Breastfeeding for Daddies

How Daddies can help with this important time

For the first few weeks, your baby needs to get used to the hard job of feeding, sleeping and filling nappies; your role as daddy is to be their hero. Here’s your mission, should you chose to accept it…

Your partner has just gone through labour and birth and you have a tiny baby. You would do well to feel in awe of this amazing woman who has just pushed a small person out of her nether regions, but her work is not yet done. She’ll be exhausted and emotional and needs your support. It’s time for you to get involved with helping your partner and new child, to feel truly included in your new family unit. Here’s what to do…

Skin to skin

For the first few days, a new Mummy should do nothing but feed and care for her baby – so help to make that happen. Fend of unwanted advice on babies getting ‘spoiled’ if they are held too much, or people suggesting you try a ‘top-up feed’ if the baby is grizzly and just allow the two most important people in your life to start the business of getting to know each other. They should be together as much as possible, skin-to-skin, feeding and resting, as often as they need to be.

Helping a new mother

When a baby needs feeding, their mummy will often just instinctively pick them up and settle down to feed and in the early days, this takes time. Then, mummy will realise that she’s hungry or thirsty, or a magazine or TV remote is completely out of reach. Offer assistance with snacks and keep her hydrated with water and Weleda Nursing Tea to produce that amazing milk. Try to anticipate what she needs.

Eating one handed

Mothers have to eat most meals one-handed while holding a suckling baby. Cut up her food for her, or bring her a spoon!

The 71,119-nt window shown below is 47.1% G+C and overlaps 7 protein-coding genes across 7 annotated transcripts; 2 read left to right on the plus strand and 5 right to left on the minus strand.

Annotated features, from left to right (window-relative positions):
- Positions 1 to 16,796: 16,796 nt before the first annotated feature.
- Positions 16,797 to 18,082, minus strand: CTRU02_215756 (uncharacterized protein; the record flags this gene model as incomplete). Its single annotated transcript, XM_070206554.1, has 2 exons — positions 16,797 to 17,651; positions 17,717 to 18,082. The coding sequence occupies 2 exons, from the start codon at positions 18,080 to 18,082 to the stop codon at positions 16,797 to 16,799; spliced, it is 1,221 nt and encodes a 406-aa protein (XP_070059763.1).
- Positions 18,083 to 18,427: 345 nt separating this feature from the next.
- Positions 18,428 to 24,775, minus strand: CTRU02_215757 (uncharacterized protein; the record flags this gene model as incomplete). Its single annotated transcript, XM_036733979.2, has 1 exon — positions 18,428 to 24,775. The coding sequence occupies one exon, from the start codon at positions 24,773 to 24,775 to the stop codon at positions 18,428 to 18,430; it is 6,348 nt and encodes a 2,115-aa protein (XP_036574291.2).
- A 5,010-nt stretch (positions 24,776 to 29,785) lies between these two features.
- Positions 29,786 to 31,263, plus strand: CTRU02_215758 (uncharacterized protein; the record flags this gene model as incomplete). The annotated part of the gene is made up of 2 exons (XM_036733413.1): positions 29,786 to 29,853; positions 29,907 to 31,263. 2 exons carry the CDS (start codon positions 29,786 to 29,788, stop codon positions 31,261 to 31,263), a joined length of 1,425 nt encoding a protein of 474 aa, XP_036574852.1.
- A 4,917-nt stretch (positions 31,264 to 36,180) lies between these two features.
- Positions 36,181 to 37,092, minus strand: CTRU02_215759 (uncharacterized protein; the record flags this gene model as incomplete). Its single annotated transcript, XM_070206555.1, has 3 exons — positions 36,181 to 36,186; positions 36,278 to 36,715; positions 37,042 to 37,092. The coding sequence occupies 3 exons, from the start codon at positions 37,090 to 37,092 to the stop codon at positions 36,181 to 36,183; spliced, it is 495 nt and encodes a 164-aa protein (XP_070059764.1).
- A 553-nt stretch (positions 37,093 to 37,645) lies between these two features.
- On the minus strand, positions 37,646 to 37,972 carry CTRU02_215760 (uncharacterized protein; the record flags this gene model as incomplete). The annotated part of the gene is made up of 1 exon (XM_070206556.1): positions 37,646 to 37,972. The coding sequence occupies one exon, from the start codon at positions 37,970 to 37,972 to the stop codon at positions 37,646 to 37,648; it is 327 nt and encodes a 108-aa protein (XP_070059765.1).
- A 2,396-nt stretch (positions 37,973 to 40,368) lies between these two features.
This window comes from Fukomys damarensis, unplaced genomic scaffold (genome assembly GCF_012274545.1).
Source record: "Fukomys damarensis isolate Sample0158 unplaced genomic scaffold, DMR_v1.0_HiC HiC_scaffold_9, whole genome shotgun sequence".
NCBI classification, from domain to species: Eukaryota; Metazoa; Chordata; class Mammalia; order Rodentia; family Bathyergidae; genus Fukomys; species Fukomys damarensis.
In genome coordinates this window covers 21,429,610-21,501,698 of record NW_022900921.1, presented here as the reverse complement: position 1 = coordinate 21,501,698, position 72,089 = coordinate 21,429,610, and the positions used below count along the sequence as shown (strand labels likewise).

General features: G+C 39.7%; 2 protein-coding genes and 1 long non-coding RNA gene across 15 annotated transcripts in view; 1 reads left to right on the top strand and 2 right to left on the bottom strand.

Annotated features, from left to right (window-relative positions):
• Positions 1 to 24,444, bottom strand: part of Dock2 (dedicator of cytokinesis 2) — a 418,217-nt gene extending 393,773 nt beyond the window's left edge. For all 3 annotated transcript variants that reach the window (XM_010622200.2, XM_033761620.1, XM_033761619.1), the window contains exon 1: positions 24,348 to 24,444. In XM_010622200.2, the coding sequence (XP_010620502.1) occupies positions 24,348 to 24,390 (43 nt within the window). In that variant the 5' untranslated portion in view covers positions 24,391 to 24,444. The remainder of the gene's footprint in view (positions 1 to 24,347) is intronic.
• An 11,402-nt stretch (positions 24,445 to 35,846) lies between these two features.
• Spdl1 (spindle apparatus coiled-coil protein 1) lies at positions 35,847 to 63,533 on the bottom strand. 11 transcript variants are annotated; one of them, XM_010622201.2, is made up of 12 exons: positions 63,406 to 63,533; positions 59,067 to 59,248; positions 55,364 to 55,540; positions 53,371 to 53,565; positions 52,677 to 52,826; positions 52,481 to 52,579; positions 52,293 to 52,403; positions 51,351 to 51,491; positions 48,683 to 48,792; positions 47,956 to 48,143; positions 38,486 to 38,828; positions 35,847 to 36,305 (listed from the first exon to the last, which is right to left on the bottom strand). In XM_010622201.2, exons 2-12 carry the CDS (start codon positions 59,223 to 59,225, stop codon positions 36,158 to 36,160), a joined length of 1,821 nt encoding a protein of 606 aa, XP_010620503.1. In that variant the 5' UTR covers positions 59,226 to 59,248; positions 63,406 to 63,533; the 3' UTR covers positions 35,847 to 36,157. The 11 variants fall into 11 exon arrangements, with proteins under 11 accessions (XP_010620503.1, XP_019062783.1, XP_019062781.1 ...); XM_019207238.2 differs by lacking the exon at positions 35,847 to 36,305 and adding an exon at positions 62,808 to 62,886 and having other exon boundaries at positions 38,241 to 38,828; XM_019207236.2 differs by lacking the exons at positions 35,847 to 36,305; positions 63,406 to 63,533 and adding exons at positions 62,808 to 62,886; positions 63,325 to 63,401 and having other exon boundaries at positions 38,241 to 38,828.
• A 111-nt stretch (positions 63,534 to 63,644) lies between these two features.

Get educated on being a parent

You can’t breastfeed – but you can get educated! When a baby is grizzly and Mummy exhausted, they may get disheartened and think they are ‘doing it wrong.’ The more you know about feeding a new baby, winding, the letdown reflex and the importance of good nipple cream, the easier it is to support her. Keep the number of a breastfeeding counsellor on speed dial in your phone, too.

Give mum a break

After a long feed, you can step in. Wind the baby, change their nappy and settle them into their crib while your partner relaxes. Take on baby chores – washing and sorting clothes, housework and the bedtime routine.

Be a shoulder to cry on

Motherhood is an emotional rollercoaster, so don’t panic if your partner is elated one minute, then sobbing or shouting at you. The hormones surges are unbelievable and tiredness can exacerbate this. Be as calm and patient as you can and realise that this phase will pass. If, however, you suspect that your partner is not coping well mentally, is depressed or anxious, talk to her about seeking medical help and keep a close eye on her.

Be a mechanic

Learn how to use the breastpump, how to put it together and take it apart for sterilising. While you’re at it, learn how to use the steriliser too, ensuring all baby’s feeding gear is super clean. By now you have probably also become an expert in putting together nursery furniture, collapsing the pram and putting the car seat in safely.

Protect her space

Everyone will want to come and see the new baby but this can feel overwhelming. Let others know if you need peace and suggest times to visit that are suitable for you. If they are coming over, ask them to bring some groceries, or a meal with them.

And finally…

Tell her, frequently, what an amazing job she’s doing!

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